The idea of a human creation whose intellect surpasses our own is as deliciously poetic as it is genuinely worrying, and minds as esteemed as Stephen Hawking have predicted in recent years that our own AIs will be responsible for humanity’s ‘extinction event’.
Historically, such fears have been expressed in fiction as an omniscient, omnipotent entity who decides – whether through malicious will or a misinterpretation of its own programming – to act against its human masters. But, again, I think the actual direction of travel in this field is leading us in an even more alarming direction.
Big data is the innovation du jour, with trillions of bytes of information being fed into neural networks to enable them to learn purely by copying. No thought, no sentience, no understanding; just fearsomely intricate code that can be taught by painful repetition to recognise faces, to create faces (check out my earlier blog post on this), to humiliate world champions at games as complex as Go, to learn to be racist and homophobic within days of being ‘released’ into the wild frontiers of social media… and it’s this mindless imitation of intelligence that I’ve used as the inspiration for what I hope is a more realistic AI overseer in my new book.
It seems to me that the only thing scarier than a computer that can outthink us is one that can outpace, outperform and outstrip us without even having to think at all.
3). Synthetic meat
Now for something a little more obscure – and potentially disgusting, depending upon your dietary preferences!
The race to produce the most convincing meat alternative is big business. Vegans and vegetarians are tired of paltry imitations, and an increasingly environmentally-conscious public is starting to realise just how large the farming industry’s carbon footprint really is, as awareness is raised of the deforestation required to house livestock, the inefficiency of using food to nourish them instead of feeding humans directly, and of course the animals’ infamous methane output. Fake meats are getting more realistic by the year, with products like the Impossible burger grabbing headlines with its convincingly juicy-looking patties (and rivals like Incogmeato conjuring up increasingly terrible puns!)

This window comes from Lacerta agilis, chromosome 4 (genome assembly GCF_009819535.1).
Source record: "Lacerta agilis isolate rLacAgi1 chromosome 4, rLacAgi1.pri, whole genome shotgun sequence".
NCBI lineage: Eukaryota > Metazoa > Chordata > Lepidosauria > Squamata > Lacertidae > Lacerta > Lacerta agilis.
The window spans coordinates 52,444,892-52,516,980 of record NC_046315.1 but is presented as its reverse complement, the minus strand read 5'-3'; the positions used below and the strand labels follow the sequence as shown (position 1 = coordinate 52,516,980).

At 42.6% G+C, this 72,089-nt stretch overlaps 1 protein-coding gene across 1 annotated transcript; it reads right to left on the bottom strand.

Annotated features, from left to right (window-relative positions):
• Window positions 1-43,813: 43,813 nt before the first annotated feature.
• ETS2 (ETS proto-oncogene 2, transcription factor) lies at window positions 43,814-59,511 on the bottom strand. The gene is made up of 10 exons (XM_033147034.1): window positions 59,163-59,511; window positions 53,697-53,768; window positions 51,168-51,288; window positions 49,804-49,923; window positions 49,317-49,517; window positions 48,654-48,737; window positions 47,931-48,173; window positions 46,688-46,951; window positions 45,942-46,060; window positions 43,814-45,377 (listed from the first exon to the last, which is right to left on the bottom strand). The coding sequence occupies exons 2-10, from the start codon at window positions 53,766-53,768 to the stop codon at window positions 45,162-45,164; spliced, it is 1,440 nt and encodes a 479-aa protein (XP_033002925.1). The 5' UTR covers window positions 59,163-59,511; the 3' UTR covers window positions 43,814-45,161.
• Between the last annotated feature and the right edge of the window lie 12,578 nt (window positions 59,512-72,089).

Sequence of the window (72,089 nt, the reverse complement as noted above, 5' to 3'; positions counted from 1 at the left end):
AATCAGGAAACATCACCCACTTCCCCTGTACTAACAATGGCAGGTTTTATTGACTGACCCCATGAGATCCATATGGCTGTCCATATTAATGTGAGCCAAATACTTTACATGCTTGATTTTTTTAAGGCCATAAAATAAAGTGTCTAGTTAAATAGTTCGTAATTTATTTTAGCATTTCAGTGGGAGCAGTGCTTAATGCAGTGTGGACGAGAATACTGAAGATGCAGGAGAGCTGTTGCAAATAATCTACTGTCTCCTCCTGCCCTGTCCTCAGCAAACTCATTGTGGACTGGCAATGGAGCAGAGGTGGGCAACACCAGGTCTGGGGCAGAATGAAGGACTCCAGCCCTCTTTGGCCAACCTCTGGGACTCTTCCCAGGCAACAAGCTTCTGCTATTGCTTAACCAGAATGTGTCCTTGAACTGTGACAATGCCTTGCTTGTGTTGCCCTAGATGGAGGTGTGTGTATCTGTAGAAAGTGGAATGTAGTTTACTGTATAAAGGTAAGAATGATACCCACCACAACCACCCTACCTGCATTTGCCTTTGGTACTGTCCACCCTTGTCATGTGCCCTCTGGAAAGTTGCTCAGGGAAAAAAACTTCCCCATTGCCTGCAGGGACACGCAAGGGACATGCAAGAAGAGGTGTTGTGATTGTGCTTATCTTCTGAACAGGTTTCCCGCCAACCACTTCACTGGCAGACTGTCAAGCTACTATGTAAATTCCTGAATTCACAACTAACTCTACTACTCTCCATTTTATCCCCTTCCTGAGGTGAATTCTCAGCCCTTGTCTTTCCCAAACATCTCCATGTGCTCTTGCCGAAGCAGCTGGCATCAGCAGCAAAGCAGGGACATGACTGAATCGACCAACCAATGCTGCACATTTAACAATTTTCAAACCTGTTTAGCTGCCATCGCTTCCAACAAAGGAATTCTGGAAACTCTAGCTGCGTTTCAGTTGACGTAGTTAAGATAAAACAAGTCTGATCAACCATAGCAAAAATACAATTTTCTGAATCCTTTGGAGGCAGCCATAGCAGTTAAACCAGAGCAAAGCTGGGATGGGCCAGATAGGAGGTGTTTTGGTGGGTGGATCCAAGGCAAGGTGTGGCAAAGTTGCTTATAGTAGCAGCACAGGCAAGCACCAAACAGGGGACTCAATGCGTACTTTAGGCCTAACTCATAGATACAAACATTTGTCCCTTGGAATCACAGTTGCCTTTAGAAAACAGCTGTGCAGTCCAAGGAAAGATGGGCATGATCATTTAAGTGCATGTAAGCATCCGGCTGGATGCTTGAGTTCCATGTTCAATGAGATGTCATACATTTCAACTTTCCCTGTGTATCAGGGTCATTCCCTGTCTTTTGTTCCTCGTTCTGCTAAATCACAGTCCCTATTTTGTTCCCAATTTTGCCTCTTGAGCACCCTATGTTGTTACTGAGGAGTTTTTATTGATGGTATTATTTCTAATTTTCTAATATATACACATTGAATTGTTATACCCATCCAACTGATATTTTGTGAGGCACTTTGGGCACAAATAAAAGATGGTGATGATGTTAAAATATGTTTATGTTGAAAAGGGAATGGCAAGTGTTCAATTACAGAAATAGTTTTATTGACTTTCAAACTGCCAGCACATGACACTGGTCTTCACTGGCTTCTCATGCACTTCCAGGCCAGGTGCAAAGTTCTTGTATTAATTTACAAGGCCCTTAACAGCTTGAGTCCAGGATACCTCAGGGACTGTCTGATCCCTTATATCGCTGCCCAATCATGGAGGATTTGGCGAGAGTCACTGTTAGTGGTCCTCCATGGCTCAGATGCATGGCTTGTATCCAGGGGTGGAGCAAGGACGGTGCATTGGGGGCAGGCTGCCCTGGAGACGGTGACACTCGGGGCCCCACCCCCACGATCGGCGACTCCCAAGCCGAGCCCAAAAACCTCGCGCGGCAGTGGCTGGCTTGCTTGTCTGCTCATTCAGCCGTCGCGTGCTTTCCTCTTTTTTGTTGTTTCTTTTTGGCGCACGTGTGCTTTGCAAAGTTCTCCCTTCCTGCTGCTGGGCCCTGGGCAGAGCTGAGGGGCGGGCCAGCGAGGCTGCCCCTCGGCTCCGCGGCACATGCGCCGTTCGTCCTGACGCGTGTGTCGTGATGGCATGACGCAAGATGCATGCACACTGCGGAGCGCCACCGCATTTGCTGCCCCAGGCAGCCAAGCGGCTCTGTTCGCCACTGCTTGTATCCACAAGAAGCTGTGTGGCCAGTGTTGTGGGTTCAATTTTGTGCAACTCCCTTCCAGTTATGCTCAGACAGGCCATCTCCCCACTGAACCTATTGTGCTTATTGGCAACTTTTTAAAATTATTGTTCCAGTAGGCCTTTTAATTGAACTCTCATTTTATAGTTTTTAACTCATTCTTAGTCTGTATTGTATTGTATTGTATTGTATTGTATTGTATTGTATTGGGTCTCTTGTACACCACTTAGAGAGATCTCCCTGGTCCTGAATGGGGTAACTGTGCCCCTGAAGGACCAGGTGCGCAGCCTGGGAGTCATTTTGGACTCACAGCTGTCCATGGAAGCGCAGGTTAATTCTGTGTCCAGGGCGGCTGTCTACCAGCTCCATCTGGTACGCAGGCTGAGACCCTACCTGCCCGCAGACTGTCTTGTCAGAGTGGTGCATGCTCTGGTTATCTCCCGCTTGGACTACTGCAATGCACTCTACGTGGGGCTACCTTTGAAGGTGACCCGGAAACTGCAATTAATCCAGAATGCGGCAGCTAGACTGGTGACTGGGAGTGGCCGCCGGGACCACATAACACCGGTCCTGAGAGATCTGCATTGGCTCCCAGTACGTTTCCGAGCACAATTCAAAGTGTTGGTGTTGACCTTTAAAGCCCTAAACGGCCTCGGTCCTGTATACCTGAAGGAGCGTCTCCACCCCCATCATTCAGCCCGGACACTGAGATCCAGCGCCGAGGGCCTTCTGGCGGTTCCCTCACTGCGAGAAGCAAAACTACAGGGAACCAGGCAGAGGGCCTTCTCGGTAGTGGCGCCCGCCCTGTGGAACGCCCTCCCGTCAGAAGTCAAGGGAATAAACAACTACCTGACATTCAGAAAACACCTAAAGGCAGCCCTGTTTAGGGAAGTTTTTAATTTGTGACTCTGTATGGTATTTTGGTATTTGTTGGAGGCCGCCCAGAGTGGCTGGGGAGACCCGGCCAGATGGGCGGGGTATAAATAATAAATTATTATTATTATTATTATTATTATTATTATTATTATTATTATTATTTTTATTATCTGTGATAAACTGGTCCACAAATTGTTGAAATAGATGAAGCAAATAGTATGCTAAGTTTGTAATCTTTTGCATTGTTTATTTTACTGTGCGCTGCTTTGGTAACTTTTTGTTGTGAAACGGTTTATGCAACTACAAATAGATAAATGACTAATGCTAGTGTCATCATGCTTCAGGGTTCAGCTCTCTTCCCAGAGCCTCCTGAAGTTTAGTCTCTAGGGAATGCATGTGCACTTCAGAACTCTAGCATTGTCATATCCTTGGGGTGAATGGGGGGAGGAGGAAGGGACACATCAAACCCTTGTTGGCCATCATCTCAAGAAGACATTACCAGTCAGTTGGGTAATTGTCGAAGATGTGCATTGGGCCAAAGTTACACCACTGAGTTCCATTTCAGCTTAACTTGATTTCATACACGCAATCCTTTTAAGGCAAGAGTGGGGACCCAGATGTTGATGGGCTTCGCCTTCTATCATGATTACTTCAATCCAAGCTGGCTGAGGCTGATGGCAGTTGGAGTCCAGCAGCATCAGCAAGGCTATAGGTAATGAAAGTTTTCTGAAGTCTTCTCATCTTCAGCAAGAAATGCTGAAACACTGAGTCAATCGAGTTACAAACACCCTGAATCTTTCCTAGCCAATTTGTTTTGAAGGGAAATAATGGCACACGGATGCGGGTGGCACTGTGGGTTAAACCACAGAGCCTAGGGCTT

But what if we didn’t need an alternative at all? What if we could just have real animal flesh, minus the environmental impact, and minus the need to actually kill or mistreat any animals? Welcome to the world of synthetic, or ‘cultured’ meat, where meat that is genetically identical to real meat (in effect, it is real meat – there’s no way to tell the difference, even under a microscope) can be grown in vats from stem cells extracted from living animals. In this video, the presenter scoffs chicken nuggets while the chicken whose meat he’s eating struts around happily and unharmed in the background. I’m convinced that this technology will be game-changing – if only they can reduce the cost from tens of thousands of pounds per burger, and find a way to grow the meat without having to bathe the stem cells in a bath of fresh animal blood (which somewhat defeats the whole point…)